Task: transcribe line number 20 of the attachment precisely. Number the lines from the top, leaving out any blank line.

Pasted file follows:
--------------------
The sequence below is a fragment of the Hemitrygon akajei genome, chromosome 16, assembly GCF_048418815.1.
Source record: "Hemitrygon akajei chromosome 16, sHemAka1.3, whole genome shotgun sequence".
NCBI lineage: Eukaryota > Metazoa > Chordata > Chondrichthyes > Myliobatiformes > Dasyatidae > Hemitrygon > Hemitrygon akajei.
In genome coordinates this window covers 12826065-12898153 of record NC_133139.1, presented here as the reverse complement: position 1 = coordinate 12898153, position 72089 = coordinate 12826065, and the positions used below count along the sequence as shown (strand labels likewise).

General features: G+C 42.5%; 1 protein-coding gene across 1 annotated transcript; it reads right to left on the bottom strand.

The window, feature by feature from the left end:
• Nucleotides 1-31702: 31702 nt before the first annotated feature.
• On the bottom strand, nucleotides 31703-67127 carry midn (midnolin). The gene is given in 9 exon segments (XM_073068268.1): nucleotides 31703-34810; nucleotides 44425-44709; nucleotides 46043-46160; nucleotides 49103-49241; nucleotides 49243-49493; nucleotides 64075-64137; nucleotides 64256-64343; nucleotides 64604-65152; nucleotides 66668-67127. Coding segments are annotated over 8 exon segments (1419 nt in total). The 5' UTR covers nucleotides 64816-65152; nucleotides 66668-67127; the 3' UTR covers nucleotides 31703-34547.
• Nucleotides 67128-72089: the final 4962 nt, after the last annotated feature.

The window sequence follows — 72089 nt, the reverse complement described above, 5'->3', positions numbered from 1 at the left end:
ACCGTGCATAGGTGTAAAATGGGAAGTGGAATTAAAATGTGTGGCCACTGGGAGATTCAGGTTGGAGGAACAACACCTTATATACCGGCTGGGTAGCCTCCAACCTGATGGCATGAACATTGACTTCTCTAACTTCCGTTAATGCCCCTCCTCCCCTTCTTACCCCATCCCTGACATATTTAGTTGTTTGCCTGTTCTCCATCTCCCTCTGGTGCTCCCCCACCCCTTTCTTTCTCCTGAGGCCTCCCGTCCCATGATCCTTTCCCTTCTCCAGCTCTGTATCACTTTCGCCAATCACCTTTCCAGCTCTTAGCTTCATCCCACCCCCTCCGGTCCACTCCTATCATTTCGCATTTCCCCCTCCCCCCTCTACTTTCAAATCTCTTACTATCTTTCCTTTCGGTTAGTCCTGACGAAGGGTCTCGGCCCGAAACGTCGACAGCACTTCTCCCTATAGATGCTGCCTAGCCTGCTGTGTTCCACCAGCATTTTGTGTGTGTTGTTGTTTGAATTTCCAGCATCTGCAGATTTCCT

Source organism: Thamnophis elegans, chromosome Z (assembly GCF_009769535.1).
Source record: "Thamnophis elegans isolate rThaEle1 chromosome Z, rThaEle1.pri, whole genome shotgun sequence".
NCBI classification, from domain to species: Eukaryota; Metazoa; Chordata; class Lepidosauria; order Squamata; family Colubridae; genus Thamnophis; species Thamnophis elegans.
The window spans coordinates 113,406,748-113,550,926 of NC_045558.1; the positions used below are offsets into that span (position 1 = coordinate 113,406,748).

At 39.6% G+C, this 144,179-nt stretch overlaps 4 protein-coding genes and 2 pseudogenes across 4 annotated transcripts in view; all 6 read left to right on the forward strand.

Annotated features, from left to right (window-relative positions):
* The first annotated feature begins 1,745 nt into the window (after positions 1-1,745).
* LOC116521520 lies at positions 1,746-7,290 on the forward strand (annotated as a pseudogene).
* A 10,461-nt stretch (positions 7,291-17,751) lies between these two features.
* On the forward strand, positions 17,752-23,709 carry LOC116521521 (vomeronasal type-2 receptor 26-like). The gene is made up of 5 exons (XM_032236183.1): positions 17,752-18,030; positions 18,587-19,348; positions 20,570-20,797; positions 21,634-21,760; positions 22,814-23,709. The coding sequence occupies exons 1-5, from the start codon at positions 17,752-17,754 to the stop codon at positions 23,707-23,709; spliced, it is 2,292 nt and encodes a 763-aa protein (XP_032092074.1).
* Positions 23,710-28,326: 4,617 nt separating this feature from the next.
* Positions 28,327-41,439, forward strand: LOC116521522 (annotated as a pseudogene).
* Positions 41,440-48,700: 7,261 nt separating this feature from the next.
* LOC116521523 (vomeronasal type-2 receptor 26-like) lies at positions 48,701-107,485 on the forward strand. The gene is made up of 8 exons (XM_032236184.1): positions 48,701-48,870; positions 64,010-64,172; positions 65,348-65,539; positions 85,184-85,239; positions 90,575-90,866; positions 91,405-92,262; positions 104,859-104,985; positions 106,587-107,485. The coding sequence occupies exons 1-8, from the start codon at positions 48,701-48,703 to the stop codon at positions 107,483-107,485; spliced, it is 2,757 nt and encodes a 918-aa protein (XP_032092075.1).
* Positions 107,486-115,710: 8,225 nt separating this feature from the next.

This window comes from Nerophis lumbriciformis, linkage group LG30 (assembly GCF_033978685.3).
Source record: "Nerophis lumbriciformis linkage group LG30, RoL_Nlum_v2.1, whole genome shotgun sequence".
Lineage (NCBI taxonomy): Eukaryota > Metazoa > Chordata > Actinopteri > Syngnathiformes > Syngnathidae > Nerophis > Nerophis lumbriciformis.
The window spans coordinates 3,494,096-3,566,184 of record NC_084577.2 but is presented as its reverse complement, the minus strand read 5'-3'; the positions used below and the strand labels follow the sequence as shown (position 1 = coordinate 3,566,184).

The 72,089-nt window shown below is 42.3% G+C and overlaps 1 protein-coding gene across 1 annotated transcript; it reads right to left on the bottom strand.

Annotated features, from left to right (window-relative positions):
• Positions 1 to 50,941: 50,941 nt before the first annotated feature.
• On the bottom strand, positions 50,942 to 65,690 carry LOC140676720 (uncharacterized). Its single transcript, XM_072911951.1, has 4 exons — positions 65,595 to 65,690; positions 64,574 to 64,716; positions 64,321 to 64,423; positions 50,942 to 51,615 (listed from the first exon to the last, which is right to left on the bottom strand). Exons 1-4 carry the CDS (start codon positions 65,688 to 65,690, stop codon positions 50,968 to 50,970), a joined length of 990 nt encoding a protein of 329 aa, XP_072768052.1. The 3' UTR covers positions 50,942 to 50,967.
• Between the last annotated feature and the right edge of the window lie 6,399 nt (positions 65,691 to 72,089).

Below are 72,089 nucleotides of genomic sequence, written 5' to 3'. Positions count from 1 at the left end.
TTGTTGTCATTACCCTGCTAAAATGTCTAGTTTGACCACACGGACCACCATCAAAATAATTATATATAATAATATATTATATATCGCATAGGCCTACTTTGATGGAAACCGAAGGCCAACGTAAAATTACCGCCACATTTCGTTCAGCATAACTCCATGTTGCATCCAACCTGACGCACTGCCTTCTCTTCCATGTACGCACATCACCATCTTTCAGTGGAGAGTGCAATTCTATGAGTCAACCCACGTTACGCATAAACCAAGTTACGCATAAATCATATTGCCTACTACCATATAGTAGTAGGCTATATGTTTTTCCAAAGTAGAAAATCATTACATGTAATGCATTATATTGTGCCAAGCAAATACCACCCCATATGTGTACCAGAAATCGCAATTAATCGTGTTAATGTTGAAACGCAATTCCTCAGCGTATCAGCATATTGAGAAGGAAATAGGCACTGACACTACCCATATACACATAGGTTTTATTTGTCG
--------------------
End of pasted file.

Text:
* A 10,461-nt stretch (positions 7,291-17,751) lies between these two features.